University of Southern California The USC Andrew and Erna Viterbi School of Engineering Pre-College Summer Programs - Student Portfolios

Pathogen Detection Device (BME, EE)
Students will:

  1. Design and build a device, using YENKA simulation software, discrete electronic components, and a LEGO MindStorms NXT kit that:
    • Processes sensor data detecting the presence of a three types pathogen
    • Selects and delivers the appropriate neutralizing agent
  2. The device will be composed of a digital signal processing unit and a programmable logic unit

Group 2 Day 1

We built the arms of the robot and the base with Lego pieces

Also, we measured the frequencies of red, yellow, and green lights with a Lux meter.

We started making a truth table and created the circuit on the bread board.

  • On the bread board, we inserted an inverter chip and an "and" chip. From there we did the wiring.

 Group 3 Day 2

When we tested the circuit to see if the switches turned on the correct LEDs we encountered some problems with the yellow LED. We tried to determine where the problem was for about an hour. We then decided it would be best to start from scratch. So we go a new motherboard and based our penndiagram off of the logic left from the previous group. We also focused on keeping the wires short and neat so it would be easier to work with if there was any problems. After testing it, we discovered that each LED was able to turn on with its own combination. A suggestion was made to make a shelter for the circuit in order to keep the light from the ceiling from interfering with the wavelengths the robot would pick up. In the end, we made the box but at the end of the day there were still a few adjustments needed.adjustments needed.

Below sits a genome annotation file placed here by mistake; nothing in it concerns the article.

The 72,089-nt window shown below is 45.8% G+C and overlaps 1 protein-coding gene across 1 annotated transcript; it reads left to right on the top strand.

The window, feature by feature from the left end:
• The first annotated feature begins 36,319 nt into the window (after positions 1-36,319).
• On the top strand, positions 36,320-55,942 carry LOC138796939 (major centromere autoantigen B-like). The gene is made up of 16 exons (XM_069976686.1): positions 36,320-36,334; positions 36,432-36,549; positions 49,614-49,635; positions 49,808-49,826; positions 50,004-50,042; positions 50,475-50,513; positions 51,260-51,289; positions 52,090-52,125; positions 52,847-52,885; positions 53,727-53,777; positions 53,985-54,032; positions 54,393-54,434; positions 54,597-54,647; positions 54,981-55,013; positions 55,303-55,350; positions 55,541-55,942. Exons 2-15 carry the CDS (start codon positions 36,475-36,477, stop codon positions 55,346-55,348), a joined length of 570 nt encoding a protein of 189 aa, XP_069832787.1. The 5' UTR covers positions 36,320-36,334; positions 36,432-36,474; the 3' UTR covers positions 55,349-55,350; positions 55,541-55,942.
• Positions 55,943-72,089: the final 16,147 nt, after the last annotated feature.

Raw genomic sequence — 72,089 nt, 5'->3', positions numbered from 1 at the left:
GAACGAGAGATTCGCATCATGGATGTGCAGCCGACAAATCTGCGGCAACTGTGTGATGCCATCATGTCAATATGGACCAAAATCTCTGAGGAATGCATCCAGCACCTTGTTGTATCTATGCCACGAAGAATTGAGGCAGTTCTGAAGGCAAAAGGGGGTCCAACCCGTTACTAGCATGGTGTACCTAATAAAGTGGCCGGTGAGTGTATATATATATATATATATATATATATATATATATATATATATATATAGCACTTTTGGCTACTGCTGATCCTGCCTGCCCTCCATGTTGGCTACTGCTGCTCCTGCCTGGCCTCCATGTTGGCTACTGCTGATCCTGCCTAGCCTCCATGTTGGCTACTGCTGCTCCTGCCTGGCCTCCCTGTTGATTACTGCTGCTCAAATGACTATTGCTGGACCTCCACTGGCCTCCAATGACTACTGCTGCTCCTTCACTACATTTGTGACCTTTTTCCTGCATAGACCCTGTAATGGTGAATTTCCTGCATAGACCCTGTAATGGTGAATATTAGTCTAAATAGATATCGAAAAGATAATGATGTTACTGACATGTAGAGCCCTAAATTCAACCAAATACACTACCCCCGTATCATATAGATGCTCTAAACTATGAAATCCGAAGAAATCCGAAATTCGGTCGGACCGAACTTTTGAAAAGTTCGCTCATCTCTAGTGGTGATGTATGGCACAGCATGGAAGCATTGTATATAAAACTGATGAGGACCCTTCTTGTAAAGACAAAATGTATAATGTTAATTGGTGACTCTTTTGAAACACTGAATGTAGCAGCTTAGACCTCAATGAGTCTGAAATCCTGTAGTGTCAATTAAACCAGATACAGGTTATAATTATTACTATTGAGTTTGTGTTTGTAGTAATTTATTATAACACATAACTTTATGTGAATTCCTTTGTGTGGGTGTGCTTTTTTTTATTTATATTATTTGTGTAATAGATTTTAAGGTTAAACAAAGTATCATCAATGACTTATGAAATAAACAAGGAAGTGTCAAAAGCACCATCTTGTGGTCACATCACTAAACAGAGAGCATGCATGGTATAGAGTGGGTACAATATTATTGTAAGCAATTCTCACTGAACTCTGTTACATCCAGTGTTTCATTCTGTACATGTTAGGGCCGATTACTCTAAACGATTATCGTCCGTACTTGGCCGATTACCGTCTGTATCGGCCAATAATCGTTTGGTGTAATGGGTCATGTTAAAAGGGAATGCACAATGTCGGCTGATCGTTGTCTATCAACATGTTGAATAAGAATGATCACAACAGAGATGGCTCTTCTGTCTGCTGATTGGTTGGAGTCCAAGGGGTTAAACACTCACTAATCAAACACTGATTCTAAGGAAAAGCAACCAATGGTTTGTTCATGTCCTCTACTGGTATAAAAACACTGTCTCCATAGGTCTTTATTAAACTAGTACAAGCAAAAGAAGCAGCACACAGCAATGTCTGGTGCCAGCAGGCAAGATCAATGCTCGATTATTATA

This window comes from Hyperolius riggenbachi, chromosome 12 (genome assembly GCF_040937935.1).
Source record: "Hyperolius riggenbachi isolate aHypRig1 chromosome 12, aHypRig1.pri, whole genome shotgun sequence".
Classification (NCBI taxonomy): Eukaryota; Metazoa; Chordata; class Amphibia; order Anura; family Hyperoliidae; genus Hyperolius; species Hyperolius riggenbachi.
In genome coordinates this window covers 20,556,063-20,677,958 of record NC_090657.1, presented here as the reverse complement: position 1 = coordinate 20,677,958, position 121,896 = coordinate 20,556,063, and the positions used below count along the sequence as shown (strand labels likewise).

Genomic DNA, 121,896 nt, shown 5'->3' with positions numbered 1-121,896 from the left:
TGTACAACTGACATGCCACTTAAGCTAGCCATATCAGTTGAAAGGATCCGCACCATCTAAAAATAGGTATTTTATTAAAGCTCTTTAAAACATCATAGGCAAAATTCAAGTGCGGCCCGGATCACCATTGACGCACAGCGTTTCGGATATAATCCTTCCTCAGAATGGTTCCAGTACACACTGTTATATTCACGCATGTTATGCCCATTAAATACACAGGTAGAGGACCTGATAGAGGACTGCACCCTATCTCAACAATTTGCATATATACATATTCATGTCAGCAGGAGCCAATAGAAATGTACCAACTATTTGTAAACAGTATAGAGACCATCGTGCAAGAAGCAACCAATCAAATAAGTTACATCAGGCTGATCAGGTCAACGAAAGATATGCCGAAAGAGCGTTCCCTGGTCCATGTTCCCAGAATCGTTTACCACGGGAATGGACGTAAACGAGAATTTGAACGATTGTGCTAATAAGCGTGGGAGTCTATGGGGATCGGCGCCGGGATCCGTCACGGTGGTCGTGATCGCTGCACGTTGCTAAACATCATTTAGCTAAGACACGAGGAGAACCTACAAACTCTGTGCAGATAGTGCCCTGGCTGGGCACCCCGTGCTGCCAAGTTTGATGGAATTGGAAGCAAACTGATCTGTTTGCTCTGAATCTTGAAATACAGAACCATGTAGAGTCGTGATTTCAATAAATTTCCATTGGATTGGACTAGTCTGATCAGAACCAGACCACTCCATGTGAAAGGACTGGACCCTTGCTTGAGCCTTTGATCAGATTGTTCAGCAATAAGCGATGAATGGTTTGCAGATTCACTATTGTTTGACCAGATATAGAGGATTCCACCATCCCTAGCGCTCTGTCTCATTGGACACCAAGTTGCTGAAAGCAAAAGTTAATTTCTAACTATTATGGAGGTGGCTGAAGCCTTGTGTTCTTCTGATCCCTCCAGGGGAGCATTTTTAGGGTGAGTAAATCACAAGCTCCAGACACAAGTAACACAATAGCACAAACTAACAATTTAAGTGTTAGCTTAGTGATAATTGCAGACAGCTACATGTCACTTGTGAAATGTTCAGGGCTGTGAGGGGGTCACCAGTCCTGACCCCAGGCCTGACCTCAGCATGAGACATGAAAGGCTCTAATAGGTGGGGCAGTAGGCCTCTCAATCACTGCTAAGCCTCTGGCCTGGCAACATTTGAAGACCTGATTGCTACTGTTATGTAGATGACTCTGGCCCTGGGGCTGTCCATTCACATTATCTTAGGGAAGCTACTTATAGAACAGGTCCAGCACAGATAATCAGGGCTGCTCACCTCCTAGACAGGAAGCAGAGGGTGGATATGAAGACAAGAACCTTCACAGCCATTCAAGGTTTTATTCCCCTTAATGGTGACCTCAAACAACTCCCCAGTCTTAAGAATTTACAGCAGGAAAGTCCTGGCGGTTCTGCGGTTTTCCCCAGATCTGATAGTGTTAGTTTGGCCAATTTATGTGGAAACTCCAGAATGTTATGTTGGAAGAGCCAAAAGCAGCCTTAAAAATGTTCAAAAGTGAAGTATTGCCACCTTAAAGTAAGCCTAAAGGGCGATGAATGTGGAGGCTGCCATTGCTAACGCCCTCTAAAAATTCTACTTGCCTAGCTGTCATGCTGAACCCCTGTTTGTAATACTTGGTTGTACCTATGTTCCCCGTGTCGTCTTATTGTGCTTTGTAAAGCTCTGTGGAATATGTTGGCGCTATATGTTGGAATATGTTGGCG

Group 4 Day 3


We fixed the circuit boards so that the LEDs would turn on when we flipped the right switches. We also fixed the logic in the Lego program, so that the right cup would be picked up when the right wavelength was detected; to simplify this, if green was detected then the green cup would come up, and the same would happen for the other two colors: red and yellow. We also wrapped three cups with the three different colored construction papers: red, yellow, and green.

 Group 1, Day 4: Cindy, Eric, Kimberly, Kylie, Victoria

The problems left for us consisted mainly of programming, but we still encountered minor problems with the circuitry throughout the day. The program left to us by the previous group only ran the test once because it was stuck in the logic loops, and could not retest the light readings. The majority of the day was spent trying to modify that program by adding switches and loops after each color was read; however, this resulted in an extremely complex and unorganized program that was difficult to read, for both programmer and robot. With help from Professor Gray, we found a simpler program that would, rather than test for each color after reading a certain color, would continue in an infinite loop a test differentiating, highest to lowest, the color frequencies. So the program first tested whether or not the light would be greater than 30, which would indicate red; if it was not, then it tested whether or not the light was greater than 20, indicating yellow. Any light frequency under 20, but greater than 10, was assumed to be green. This proved to work almost all of the times, except when, at the end of the day, the light bulbs were beginning to dim and the light readings started to change. This was solved by changing the light bulbs and readjusting the program to fit those light frequency readings.